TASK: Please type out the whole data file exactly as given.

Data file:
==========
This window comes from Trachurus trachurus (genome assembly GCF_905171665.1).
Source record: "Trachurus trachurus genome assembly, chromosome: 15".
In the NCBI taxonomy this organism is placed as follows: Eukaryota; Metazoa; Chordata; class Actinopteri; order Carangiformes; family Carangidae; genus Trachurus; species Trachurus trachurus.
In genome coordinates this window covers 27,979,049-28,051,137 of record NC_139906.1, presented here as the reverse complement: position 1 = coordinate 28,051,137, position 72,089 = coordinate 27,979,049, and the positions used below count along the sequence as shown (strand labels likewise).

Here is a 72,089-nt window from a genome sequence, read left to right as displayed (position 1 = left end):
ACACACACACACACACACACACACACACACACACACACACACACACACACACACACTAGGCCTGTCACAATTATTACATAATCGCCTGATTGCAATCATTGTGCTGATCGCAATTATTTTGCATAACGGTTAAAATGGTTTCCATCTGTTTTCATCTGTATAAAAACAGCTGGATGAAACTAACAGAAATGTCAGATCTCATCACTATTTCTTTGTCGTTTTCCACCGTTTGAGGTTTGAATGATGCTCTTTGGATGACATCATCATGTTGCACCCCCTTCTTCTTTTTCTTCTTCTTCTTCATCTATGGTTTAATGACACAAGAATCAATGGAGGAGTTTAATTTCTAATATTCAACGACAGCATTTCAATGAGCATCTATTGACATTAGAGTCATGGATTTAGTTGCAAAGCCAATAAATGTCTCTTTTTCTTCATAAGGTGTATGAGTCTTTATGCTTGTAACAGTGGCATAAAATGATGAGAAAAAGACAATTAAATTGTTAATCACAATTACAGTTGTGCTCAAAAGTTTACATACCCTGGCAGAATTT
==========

This window comes from Trachurus trachurus (genome assembly GCF_905171665.1).
Source record: "Trachurus trachurus genome assembly, chromosome: 15".
In the NCBI taxonomy this organism is placed as follows: Eukaryota; Metazoa; Chordata; class Actinopteri; order Carangiformes; family Carangidae; genus Trachurus; species Trachurus trachurus.
In genome coordinates this window covers 27,979,049-28,051,137 of record NC_139906.1, presented here as the reverse complement: position 1 = coordinate 28,051,137, position 72,089 = coordinate 27,979,049, and the positions used below count along the sequence as shown (strand labels likewise).

Here is a 72,089-nt window from a genome sequence, read left to right as displayed (position 1 = left end):
ACACACACACACACACACACACACACACACACACACACACACACACACACACACACTAGGCCTGTCACAATTATTACATAATCGCCTGATTGCAATCATTGTGCTGATCGCAATTATTTTGCATAACGGTTAAAATGGTTTCCATCTGTTTTCATCTGTATAAAAACAGCTGGATGAAACTAACAGAAATGTCAGATCTCATCACTATTTCTTTGTCGTTTTCCACCGTTTGAGGTTTGAATGATGCTCTTTGGATGACATCATCATGTTGCACCCCCTTCTTCTTTTTCTTCTTCTTCTTCATCTATGGTTTAATGACACAAGAATCAATGGAGGAGTTTAATTTCTAATATTCAACGACAGCATTTCAATGAGCATCTATTGACATTAGAGTCATGGATTTAGTTGCAAAGCCAATAAATGTCTCTTTTTCTTCATAAGGTGTATGAGTCTTTATGCTTGTAACAGTGGCATAAAATGATGAGAAAAAGACAATTAAATTGTTAATCACAATTACAGTTGTGCTCAAAAGTTTACATACCCTGGCAGAATTT